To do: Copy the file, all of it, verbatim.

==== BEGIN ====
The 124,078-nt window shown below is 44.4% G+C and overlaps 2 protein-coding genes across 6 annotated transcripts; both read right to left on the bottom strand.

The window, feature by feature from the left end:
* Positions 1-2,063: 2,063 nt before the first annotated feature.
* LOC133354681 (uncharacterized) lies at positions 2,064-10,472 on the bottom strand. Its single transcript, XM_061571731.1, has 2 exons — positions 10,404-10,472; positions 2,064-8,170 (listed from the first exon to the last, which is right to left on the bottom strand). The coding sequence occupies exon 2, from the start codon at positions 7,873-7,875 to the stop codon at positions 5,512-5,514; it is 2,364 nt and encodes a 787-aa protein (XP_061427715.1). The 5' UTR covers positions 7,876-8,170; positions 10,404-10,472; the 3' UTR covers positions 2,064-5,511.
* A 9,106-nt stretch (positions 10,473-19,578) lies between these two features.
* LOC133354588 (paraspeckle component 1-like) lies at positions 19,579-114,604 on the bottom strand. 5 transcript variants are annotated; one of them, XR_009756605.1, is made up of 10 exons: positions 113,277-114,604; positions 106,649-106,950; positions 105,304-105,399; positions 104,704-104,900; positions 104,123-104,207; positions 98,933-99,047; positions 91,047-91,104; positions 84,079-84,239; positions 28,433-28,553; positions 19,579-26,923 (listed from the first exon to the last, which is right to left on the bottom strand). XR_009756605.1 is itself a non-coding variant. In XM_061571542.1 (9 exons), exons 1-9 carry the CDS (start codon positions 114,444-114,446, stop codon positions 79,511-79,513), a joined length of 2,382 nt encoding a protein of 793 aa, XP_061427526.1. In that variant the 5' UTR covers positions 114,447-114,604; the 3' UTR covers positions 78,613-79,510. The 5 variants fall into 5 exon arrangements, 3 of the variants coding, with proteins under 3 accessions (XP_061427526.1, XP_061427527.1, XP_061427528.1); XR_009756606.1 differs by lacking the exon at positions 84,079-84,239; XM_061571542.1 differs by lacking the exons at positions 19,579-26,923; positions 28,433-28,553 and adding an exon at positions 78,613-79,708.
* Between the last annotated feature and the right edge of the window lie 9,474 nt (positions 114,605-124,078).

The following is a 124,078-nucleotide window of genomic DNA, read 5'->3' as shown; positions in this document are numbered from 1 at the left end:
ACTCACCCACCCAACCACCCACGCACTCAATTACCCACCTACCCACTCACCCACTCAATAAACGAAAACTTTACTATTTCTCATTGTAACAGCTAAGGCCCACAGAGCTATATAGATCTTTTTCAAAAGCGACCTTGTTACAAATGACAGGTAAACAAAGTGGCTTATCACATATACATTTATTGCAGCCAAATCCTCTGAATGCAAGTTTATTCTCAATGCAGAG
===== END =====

The 124,078-nt window shown below is 44.4% G+C and overlaps 2 protein-coding genes across 6 annotated transcripts; both read right to left on the bottom strand.

The window, feature by feature from the left end:
* Positions 1-2,063: 2,063 nt before the first annotated feature.
* LOC133354681 (uncharacterized) lies at positions 2,064-10,472 on the bottom strand. Its single transcript, XM_061571731.1, has 2 exons — positions 10,404-10,472; positions 2,064-8,170 (listed from the first exon to the last, which is right to left on the bottom strand). The coding sequence occupies exon 2, from the start codon at positions 7,873-7,875 to the stop codon at positions 5,512-5,514; it is 2,364 nt and encodes a 787-aa protein (XP_061427715.1). The 5' UTR covers positions 7,876-8,170; positions 10,404-10,472; the 3' UTR covers positions 2,064-5,511.
* A 9,106-nt stretch (positions 10,473-19,578) lies between these two features.
* LOC133354588 (paraspeckle component 1-like) lies at positions 19,579-114,604 on the bottom strand. 5 transcript variants are annotated; one of them, XR_009756605.1, is made up of 10 exons: positions 113,277-114,604; positions 106,649-106,950; positions 105,304-105,399; positions 104,704-104,900; positions 104,123-104,207; positions 98,933-99,047; positions 91,047-91,104; positions 84,079-84,239; positions 28,433-28,553; positions 19,579-26,923 (listed from the first exon to the last, which is right to left on the bottom strand). XR_009756605.1 is itself a non-coding variant. In XM_061571542.1 (9 exons), exons 1-9 carry the CDS (start codon positions 114,444-114,446, stop codon positions 79,511-79,513), a joined length of 2,382 nt encoding a protein of 793 aa, XP_061427526.1. In that variant the 5' UTR covers positions 114,447-114,604; the 3' UTR covers positions 78,613-79,510. The 5 variants fall into 5 exon arrangements, 3 of the variants coding, with proteins under 3 accessions (XP_061427526.1, XP_061427527.1, XP_061427528.1); XR_009756606.1 differs by lacking the exon at positions 84,079-84,239; XM_061571542.1 differs by lacking the exons at positions 19,579-26,923; positions 28,433-28,553 and adding an exon at positions 78,613-79,708.
* Between the last annotated feature and the right edge of the window lie 9,474 nt (positions 114,605-124,078).

The following is a 124,078-nucleotide window of genomic DNA, read 5'->3' as shown; positions in this document are numbered from 1 at the left end:
ACTCACCCACCCAACCACCCACGCACTCAATTACCCACCTACCCACTCACCCACTCAATAAACGAAAACTTTACTATTTCTCATTGTAACAGCTAAGGCCCACAGAGCTATATAGATCTTTTTCAAAAGCGACCTTGTTACAAATGACAGGTAAACAAAGTGGCTTATCACATATACATTTATTGCAGCCAAATCCTCTGAATGCAAGTTTATTCTCAATGCAGAG